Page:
October 25, 1999
Argentine opposition leader wins presidential election

                  From staff and wire reports

                  BUENOS AIRES, Argentina -- The candidate of Argentina's ruling Peronist
                  Party conceded defeat late Sunday as opposition leader Fernando de la Rua
                  took a wide lead in Argentina's presidential elections.

                  "The trend is already clear, and I come to salute you ... as president-elect of
                  all Argentines," said de la Rua, the candidate of the center-left Alliance

                  With more than 85 percent of the ballots counted early Monday, de la Rua
                  had 48.7 percent of the vote. Eduardo Duhalde, the governor of Buenos
                  Aires Province, had claimed only 37.7 percent of the vote in his bid to
                  succeed the Peronist incumbent, President Carlos Menem. Eight other
                  candidates took the remainder of the vote.

                  "People chose change," Duhalde said. "They thought the Alliance
                  represented that change, and I want to salute the new president."

                  De la Rua, the 62-year-old mayor of Buenos Aires, called it "a triumph for
                  everybody" and said he had already received a phone call from Menem,
                  who "congratulated me for winning."

                  Television and radio exit polls aired moments after voting ended at 6 p.m.
                  local time (5 p.m. EDT) awarded de la Rua a big enough win over the
                  Peronists, who have been in power for 10 years, to avoid a second-round

                  De la Rua wants to "recuperate Argentina's dignity"

                  De la Rua told jubilant supporters in Buenos Aires that after taking office on
                  December 10, he would work to "recuperate Argentina's dignity" and
                  provide "more work, education and health for all."

                  Streets in Buenos Aires were filled with cars honking horns as de la Rua
                  supporters toasted the results of the exit poll, one of two showing a similar
                  big victory for the city's mayor.

                  De la Rua himself had expressed confidence throughout the day. "We did
                  our campaign job," he said while casting his vote Sunday.

                 Menem, who voted in his native La Rioja Province, had scoffed earlier at
                 campaign polls suggesting his ruling Peronist party was headed for a
                 resounding defeat in the presidential ballot.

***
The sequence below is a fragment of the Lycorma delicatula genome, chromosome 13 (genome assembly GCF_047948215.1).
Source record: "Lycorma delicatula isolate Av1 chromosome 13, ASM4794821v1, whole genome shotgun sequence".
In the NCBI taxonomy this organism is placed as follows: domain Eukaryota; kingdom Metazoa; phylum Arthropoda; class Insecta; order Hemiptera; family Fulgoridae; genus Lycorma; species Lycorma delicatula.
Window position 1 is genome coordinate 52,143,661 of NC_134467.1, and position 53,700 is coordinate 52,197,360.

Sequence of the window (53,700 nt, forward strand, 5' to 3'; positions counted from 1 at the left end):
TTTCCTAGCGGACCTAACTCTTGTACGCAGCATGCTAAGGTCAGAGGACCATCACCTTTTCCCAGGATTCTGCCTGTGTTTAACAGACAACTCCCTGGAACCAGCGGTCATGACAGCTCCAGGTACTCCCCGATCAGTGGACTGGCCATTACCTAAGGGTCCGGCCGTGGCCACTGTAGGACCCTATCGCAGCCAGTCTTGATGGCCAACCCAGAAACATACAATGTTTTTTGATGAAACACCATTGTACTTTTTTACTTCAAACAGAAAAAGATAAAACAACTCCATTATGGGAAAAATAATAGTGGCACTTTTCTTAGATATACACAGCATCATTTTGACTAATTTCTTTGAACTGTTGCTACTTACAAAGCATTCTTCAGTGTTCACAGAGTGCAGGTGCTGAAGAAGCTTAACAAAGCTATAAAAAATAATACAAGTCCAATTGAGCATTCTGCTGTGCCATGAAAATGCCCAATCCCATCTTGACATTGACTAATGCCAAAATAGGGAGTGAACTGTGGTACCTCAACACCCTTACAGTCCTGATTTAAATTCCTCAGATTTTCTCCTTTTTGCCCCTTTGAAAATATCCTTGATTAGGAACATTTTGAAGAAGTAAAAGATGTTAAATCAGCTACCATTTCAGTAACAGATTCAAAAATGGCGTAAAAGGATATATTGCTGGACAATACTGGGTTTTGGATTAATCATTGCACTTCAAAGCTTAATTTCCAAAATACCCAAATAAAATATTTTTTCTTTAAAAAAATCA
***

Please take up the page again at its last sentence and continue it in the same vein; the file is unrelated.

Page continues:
"If I had been permitted to run, I am sure I would have won. But I still have
                  time for a future presidential election," said Menem before flying back to the

                  Menem flirted with candidacy

                  Menem had flirted with seeking an unprecedented third straight term, but
                  was barred by a constitutional prohibition and has said he will run again in
                  2003. A win for de la Rua means the end 10 years of unbroken Peronist
                  Party rule in the fourth national election since Democracy was restored in

                  De la Rua, a fiscal conservative, has said he will crack down on graft and
                  corruption while Duhalde said more needs to be done to combat an
                  economic recession that has resulted in double-digit unemployment.

                  Both candidates have said they would keep the peso pegged to the U.S.
                  dollar, a policy credited with keeping inflation at bay.

                  Focus is on Buenos Aires governorship

                  Meanwhile, with Peronist hopes for retaining the presidency dashed, much
                  of the interest surrounding the polling has focused on the governorship of
                  Buenos Aires, where about one-third of Argentines live. An Alliance
                  president would have a difficult time governing without the support of the

                  The Peronists have a majority in the Senate, not up for grabs in Sunday's
                  election, and a strong vote in the House. Vice President Carlos Ruckauf, a
                  Peronist, and human rights campaigner Graciela Fernandez Meijide, of the
                  Alliance, have fought a bitter battle for the governor's slot, and analysts said
                  the race was too close to call at the finish line.

                     Mexico City Bureau Chief Harris Whitbeck and Reuters contributed to this report.